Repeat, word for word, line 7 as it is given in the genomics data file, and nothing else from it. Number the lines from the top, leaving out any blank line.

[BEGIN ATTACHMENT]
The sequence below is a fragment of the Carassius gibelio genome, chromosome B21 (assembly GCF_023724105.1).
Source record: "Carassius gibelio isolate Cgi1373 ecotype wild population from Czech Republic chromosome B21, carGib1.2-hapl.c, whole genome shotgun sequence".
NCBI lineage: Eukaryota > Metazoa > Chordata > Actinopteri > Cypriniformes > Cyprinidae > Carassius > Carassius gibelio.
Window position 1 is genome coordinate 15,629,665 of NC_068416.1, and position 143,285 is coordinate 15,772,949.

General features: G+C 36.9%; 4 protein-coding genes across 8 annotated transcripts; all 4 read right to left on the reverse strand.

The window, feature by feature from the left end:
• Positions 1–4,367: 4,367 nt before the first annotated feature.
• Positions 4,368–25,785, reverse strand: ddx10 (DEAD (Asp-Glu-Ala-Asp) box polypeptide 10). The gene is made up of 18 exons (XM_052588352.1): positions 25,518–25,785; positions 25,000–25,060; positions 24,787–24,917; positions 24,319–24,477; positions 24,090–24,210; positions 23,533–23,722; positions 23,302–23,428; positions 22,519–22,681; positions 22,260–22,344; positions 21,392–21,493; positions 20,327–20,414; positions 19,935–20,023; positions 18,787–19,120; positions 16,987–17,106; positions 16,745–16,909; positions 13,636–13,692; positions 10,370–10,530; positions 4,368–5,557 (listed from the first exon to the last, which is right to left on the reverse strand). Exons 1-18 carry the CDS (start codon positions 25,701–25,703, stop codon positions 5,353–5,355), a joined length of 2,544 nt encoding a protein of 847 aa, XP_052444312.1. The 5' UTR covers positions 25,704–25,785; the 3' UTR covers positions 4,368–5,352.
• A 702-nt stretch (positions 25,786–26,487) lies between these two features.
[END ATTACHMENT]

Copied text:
• Positions 1–4,367: 4,367 nt before the first annotated feature.